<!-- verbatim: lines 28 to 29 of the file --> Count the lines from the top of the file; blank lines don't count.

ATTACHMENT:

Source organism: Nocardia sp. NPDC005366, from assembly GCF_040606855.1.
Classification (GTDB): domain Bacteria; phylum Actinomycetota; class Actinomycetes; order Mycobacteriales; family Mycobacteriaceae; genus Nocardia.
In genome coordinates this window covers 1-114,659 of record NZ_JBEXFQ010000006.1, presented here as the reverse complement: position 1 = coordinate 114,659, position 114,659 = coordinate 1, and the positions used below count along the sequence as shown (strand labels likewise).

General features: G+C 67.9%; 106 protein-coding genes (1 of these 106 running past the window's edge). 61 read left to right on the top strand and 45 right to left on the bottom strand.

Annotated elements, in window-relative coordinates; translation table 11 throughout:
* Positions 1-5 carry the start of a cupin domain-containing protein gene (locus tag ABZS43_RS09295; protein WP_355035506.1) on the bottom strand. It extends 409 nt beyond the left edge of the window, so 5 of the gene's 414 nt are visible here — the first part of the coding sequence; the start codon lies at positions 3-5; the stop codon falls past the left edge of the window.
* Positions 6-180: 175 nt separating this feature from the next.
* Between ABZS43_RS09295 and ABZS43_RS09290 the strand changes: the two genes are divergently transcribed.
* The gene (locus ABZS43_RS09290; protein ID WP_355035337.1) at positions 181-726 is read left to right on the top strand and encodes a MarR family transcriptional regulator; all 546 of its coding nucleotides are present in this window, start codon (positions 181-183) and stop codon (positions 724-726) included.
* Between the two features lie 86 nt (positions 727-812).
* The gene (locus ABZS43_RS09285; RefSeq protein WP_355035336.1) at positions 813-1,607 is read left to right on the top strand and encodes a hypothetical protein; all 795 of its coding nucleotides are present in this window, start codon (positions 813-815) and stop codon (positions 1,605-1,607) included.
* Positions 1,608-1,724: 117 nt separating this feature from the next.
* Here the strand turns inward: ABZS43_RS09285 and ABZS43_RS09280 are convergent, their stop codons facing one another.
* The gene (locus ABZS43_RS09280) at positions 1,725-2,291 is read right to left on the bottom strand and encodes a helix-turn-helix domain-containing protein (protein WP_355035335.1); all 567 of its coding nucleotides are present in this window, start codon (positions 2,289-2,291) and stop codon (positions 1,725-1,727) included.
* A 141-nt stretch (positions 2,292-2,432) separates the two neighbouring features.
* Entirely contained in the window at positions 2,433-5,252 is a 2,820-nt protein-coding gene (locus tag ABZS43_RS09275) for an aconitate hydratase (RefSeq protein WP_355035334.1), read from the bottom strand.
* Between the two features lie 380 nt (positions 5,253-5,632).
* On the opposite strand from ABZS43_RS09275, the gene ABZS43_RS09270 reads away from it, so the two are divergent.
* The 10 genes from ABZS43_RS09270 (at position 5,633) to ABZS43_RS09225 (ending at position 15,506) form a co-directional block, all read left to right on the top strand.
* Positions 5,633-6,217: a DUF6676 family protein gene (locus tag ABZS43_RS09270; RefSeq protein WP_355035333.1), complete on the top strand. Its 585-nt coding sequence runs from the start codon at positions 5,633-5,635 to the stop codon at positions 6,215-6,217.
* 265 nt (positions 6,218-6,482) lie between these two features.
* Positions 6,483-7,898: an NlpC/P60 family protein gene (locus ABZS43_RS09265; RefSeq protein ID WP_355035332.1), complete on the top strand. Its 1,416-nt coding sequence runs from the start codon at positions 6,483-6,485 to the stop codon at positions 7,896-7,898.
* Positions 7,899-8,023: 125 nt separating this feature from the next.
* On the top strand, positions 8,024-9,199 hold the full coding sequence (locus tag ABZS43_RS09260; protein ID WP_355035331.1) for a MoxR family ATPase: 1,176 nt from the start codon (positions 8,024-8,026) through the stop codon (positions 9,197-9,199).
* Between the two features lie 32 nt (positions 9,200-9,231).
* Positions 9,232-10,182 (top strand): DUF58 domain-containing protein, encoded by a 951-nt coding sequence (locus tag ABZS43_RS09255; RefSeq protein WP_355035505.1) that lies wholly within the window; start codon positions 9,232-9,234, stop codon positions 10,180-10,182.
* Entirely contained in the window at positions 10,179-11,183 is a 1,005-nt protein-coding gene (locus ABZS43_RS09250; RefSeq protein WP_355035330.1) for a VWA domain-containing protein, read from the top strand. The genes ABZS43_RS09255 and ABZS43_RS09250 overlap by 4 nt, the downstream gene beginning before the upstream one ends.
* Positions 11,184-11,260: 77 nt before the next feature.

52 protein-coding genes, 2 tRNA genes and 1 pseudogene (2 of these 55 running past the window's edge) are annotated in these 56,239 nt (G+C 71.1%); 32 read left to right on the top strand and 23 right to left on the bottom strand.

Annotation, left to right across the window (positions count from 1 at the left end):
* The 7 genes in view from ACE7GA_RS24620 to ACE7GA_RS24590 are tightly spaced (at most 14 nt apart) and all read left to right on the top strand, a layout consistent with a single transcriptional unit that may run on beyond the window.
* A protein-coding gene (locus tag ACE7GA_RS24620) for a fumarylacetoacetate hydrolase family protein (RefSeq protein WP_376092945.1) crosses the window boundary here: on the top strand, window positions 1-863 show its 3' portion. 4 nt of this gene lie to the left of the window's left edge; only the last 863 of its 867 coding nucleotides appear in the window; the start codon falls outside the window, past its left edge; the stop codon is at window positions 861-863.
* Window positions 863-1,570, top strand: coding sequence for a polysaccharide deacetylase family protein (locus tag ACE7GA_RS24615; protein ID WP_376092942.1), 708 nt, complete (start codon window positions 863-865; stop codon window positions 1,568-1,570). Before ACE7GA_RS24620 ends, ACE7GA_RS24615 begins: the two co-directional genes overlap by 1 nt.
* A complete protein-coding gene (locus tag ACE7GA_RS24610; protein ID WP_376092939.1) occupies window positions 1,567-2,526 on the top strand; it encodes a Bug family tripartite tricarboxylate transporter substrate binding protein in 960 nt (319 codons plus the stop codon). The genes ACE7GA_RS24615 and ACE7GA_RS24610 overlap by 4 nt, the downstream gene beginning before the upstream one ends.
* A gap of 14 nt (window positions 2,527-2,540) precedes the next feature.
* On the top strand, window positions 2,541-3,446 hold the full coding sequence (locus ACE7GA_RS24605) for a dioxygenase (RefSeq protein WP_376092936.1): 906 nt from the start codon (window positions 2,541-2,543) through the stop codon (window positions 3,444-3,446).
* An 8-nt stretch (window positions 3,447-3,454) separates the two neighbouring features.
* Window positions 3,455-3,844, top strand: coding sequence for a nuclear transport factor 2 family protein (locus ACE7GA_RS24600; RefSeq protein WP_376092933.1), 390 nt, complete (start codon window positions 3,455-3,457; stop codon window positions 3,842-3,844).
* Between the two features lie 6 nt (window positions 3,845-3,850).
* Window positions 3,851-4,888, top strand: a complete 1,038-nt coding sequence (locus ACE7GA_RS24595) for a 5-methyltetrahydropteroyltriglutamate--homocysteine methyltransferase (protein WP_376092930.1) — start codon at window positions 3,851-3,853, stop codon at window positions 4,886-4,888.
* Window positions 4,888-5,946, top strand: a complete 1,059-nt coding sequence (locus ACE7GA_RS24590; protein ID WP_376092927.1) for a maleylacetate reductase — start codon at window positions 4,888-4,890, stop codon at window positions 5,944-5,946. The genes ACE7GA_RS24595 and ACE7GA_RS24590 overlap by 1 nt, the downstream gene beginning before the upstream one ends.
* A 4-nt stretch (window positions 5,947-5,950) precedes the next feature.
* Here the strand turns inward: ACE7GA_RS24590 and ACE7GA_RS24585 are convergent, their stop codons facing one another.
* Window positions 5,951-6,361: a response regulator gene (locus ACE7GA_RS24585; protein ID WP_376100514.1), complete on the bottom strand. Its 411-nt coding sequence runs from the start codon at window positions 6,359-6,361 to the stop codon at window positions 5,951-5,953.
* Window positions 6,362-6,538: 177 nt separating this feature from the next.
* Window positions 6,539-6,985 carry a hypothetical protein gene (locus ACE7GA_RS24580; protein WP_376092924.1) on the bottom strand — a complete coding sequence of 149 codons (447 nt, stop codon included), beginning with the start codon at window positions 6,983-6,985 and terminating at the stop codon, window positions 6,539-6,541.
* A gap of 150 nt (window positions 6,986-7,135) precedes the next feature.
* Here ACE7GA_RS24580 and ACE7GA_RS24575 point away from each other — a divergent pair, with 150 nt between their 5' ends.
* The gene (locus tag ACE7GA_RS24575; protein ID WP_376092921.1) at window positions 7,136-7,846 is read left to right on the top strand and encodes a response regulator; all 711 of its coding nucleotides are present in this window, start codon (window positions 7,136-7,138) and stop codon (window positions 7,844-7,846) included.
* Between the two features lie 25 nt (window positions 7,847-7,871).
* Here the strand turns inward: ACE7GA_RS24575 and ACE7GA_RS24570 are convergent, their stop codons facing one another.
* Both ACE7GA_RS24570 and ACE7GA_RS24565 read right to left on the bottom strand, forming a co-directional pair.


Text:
* Positions 11,184-11,260: 77 nt before the next feature.

52 protein-coding genes, 2 tRNA genes and 1 pseudogene (2 of these 55 running past the window's edge) are annotated in these 56,239 nt (G+C 71.1%); 32 read left to right on the top strand and 23 right to left on the bottom strand.